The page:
Maharashtra is among better placed states in overall infrastructure—even so, there are some key steps that can be taken to achieve global standards. Recent efforts by the government such as development of Aurangabad Industrial City, the greenfield smart industrial city, is a progressive step to create a sustainable infrastructure for industrial advancement in the region. Transformation of existing commercial hubs in line with commercial clusters of Germany will pave way for accelerated growth of these established centres. For instance, the Bandra Kurla Complex has the potential to set new benchmarks encompassing smart mobility, digital economy, smart energy and utilities infrastructure solutions to emerge as the ‘smartest business hub’ of India. Maritime infrastructure in Maharashtra is a growth story waiting to be written. The state houses the largest container handling port, JNPT, along with 48 non-major ports. However, only 14 of these non-major ports handle cargo. With a strong industrial base coupled with abundance of human capital, Maharashtra has the potential to develop the maritime sector. Enhanced connectivity to integrate transport networks with port interlinks and promotion of coastal and inland shipping can transform Maharashtra into a significant import and export hub.

Culture & tourism

Maharashtra’s unique cultural strength lies in its deep connection with its roots and traditions. The people have preserved their rich heritage of splendid literature, art and craft, folk music, dance and religious customs. Leveraging on this, tourism can be an important engine of holistic growth. The state boasts of an abundance of heritage sites, Buddhist caves and other attractions of national importance like Deekshabhoomi. Through a planned hub and spoke model, with sites as nodes and cities with sizeable tourist influx as hubs, economic activity can be ignited in surrounding regions. Integration of Shirdi with the Samruddhi Corridor will enable faster connectivity and development of the proposed greenfield airport will enable sustainable and smart development, unlocking the true potential of this pilgrimage destination. Endowed with heritage sites and scenic beauty of Sahyadris, Maharashtra also has a 720-km coastline with the potential to herald a new phase of coastal tourism. The Italian Riviera concept has remained underexplored in India. Pristine beaches, forts and coastal cities such as Alibaug and Ratnagiri present the complete set of ingredients to develop an Indian Riviera in Maharashtra, complete with resorts, waterfront restaurants and promenades, marinas and boat clubs along with cruise terminals, to revitalise the coastal economy through this affordable tourism ecosystem.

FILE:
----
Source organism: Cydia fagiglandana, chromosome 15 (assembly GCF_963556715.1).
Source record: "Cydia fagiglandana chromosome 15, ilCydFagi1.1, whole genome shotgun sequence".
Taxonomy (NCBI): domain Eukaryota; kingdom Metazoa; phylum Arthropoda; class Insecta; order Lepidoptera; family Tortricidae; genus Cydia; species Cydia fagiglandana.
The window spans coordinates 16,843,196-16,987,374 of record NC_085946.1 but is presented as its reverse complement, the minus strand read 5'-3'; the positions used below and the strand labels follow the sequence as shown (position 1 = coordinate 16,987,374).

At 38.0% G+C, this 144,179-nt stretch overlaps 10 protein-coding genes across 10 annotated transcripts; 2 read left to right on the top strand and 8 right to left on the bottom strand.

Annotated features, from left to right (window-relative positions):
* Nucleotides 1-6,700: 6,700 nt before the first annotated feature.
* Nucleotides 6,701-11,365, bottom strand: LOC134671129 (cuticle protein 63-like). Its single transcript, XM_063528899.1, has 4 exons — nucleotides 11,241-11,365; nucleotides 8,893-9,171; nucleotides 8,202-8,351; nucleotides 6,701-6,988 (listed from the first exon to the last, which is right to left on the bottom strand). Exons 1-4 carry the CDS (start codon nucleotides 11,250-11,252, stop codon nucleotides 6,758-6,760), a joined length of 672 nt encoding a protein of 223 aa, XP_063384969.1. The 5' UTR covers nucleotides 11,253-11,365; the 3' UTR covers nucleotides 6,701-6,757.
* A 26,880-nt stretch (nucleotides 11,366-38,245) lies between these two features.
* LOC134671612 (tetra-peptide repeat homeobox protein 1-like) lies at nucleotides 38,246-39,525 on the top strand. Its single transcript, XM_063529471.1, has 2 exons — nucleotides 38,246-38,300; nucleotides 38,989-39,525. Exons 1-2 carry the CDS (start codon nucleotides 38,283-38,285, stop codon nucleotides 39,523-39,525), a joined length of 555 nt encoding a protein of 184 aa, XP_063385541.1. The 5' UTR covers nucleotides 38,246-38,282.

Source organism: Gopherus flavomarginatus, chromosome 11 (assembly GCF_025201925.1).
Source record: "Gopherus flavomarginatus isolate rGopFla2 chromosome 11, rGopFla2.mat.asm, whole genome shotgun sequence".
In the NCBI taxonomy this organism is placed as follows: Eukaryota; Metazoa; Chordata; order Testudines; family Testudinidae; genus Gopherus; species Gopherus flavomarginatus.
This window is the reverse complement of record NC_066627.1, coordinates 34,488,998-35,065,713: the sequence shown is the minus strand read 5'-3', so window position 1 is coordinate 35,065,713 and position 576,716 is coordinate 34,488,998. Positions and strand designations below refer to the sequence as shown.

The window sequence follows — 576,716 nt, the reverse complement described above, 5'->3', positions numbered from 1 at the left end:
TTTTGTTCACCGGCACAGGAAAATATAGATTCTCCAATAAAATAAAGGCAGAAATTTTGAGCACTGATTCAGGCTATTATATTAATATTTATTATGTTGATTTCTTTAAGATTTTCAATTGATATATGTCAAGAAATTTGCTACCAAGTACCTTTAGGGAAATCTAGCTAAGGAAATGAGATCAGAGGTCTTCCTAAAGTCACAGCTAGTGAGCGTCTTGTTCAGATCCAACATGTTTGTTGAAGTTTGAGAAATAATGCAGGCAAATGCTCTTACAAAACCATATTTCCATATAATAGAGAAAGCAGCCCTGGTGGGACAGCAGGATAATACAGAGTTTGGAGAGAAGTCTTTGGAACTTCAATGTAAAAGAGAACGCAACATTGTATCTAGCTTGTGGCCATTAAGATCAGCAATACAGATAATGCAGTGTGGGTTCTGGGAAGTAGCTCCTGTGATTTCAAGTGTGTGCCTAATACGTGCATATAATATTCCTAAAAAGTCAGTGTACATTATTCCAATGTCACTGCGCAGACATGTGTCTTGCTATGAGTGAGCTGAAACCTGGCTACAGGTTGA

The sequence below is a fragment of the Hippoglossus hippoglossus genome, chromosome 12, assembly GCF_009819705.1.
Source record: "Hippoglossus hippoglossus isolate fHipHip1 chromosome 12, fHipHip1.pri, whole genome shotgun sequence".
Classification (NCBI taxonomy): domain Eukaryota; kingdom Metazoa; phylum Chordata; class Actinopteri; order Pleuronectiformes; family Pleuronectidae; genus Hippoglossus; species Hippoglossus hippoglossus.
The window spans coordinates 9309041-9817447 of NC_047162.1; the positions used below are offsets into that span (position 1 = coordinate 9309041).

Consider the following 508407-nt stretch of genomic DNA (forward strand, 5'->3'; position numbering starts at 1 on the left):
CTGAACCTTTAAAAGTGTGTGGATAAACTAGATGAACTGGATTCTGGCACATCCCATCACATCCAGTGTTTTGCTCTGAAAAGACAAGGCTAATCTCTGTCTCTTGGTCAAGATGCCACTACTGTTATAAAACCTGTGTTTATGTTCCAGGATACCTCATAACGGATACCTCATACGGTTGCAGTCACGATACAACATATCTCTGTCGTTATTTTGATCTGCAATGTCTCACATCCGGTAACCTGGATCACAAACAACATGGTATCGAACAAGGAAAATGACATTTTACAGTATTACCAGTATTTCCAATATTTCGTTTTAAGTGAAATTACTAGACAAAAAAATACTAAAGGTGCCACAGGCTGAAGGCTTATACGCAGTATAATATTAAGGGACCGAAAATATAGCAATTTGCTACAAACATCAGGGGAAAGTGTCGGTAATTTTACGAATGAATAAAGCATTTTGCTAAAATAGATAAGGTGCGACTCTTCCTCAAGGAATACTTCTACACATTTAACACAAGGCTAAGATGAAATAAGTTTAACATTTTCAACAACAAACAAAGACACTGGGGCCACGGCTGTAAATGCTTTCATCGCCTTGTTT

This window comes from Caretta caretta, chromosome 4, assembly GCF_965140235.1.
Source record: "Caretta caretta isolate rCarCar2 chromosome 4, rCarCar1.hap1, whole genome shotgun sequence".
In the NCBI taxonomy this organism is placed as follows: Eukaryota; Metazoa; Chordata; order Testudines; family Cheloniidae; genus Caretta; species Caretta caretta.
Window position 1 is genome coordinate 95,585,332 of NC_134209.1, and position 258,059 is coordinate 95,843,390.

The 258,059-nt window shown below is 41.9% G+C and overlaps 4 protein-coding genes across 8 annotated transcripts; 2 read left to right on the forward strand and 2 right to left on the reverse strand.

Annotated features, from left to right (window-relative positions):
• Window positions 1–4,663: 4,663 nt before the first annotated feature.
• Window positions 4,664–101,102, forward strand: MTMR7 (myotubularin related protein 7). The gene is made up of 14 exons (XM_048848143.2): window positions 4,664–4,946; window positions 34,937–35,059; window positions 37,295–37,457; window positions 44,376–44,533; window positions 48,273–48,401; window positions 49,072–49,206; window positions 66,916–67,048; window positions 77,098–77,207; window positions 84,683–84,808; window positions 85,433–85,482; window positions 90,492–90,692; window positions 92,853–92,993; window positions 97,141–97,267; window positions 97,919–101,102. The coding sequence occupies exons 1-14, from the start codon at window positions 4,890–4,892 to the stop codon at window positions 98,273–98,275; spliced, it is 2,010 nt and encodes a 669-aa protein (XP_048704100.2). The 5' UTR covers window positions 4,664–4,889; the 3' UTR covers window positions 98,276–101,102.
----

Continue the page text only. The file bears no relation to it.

India is set to become the youngest nation by 2020 with estimated working-age population of 962 million. Maharashtra accounts for 9.3% of the population and will be a major beneficiary due to availability of human capital in a period of soaring demand in industries such as construction, retail, BFSI, IT & ITeS, manufacturing, among others. With the vision of equipping 45 million people with employable skills by 2022, Maharashtra is on the path of convergence of human capital and employment opportunities. Equal focus on skill development initiaitves for job-creators will augur well for creation of a sustainable ecosystem of talent pool and job opportunities. Maharashtra’s development, centred on innovation, infrastructure, culture, tourism and sustainability, present unique prospects to craft an unparalleled success story in India, similar to Germany’s leading position in the EU.